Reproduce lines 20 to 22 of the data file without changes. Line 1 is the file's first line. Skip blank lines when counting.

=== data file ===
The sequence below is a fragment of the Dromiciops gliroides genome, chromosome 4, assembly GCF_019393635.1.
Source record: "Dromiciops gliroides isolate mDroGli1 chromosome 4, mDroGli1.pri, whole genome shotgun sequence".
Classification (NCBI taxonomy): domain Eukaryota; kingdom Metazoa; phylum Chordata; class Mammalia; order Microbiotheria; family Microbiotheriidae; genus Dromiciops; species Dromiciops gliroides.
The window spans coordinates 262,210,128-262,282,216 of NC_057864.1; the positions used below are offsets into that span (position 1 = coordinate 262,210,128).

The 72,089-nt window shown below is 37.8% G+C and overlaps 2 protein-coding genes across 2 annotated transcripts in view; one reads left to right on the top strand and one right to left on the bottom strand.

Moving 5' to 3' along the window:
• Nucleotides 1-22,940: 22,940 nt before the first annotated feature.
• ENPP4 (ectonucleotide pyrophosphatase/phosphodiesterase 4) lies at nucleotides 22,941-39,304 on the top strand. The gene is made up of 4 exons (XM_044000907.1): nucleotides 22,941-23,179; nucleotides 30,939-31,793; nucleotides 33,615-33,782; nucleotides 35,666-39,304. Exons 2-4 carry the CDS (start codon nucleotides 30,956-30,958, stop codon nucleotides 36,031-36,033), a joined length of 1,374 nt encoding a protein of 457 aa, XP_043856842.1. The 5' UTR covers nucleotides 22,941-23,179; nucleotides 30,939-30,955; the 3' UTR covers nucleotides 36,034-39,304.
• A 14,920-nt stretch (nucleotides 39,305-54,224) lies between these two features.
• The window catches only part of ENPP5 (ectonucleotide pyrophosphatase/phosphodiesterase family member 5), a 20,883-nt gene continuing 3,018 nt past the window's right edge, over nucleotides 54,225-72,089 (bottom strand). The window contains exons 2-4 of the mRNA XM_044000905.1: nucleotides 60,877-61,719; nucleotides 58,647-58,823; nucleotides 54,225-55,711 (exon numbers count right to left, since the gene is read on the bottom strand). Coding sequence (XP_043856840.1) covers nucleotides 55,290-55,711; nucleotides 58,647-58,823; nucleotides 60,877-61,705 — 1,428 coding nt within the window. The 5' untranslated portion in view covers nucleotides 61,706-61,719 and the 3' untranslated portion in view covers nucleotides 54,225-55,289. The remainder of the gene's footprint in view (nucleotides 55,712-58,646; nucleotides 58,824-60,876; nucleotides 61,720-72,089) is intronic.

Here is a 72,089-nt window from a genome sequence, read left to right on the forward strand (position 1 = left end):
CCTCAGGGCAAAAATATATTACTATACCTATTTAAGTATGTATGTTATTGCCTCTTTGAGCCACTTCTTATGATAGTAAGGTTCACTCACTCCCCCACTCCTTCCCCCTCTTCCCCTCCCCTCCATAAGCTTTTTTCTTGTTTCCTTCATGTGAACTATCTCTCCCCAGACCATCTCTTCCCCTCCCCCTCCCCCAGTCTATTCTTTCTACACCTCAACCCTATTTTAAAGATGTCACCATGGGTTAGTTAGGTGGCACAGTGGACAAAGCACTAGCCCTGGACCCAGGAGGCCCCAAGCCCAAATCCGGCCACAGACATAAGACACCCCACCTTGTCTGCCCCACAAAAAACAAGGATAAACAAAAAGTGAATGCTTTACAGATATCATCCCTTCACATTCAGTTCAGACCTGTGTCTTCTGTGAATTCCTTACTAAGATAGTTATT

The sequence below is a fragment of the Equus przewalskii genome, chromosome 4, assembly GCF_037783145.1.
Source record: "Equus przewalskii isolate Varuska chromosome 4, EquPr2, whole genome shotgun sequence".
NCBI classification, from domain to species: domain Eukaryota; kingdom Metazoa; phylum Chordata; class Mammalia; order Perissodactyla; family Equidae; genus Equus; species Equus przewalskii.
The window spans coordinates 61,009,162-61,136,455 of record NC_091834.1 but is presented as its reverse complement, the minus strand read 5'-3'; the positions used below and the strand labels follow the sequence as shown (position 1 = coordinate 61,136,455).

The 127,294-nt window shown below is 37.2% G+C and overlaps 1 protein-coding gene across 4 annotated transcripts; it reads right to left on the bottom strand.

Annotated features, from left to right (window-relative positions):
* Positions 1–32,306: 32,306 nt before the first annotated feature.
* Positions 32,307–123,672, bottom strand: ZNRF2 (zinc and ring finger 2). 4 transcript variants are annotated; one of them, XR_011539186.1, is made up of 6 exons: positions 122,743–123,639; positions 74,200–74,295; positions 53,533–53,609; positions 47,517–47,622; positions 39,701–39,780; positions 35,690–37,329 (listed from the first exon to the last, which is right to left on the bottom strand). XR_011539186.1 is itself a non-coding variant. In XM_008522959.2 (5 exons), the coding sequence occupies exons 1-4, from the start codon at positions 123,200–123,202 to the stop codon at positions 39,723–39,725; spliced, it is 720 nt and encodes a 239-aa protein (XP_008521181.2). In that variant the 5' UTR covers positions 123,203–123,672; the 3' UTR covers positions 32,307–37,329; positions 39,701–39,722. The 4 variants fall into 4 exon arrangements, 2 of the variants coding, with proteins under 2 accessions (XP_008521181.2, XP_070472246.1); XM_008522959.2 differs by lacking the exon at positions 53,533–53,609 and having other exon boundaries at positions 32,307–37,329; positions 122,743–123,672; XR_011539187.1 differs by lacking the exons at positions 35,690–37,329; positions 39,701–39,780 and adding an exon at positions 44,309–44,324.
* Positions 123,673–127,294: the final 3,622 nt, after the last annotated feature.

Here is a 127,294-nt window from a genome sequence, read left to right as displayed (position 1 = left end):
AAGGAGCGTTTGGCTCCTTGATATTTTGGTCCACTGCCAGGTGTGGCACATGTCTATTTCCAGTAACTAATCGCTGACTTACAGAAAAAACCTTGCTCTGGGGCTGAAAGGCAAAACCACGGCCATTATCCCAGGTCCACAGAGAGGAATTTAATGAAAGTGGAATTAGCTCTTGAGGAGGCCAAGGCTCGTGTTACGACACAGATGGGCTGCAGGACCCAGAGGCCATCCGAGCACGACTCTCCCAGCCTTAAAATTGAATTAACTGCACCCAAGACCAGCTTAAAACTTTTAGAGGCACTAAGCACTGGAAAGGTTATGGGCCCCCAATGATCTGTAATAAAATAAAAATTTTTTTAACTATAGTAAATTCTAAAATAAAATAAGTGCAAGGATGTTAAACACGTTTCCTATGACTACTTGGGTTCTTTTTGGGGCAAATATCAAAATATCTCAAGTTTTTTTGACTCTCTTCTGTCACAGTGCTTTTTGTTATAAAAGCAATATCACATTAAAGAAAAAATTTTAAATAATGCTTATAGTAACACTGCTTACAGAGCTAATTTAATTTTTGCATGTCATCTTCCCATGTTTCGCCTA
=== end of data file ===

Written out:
* Positions 32,307–123,672, bottom strand: ZNRF2 (zinc and ring finger 2). 4 transcript variants are annotated; one of them, XR_011539186.1, is made up of 6 exons: positions 122,743–123,639; positions 74,200–74,295; positions 53,533–53,609; positions 47,517–47,622; positions 39,701–39,780; positions 35,690–37,329 (listed from the first exon to the last, which is right to left on the bottom strand). XR_011539186.1 is itself a non-coding variant. In XM_008522959.2 (5 exons), the coding sequence occupies exons 1-4, from the start codon at positions 123,200–123,202 to the stop codon at positions 39,723–39,725; spliced, it is 720 nt and encodes a 239-aa protein (XP_008521181.2). In that variant the 5' UTR covers positions 123,203–123,672; the 3' UTR covers positions 32,307–37,329; positions 39,701–39,722. The 4 variants fall into 4 exon arrangements, 2 of the variants coding, with proteins under 2 accessions (XP_008521181.2, XP_070472246.1); XM_008522959.2 differs by lacking the exon at positions 53,533–53,609 and having other exon boundaries at positions 32,307–37,329; positions 122,743–123,672; XR_011539187.1 differs by lacking the exons at positions 35,690–37,329; positions 39,701–39,780 and adding an exon at positions 44,309–44,324.
* Positions 123,673–127,294: the final 3,622 nt, after the last annotated feature.

Here is a 127,294-nt window from a genome sequence, read left to right as displayed (position 1 = left end):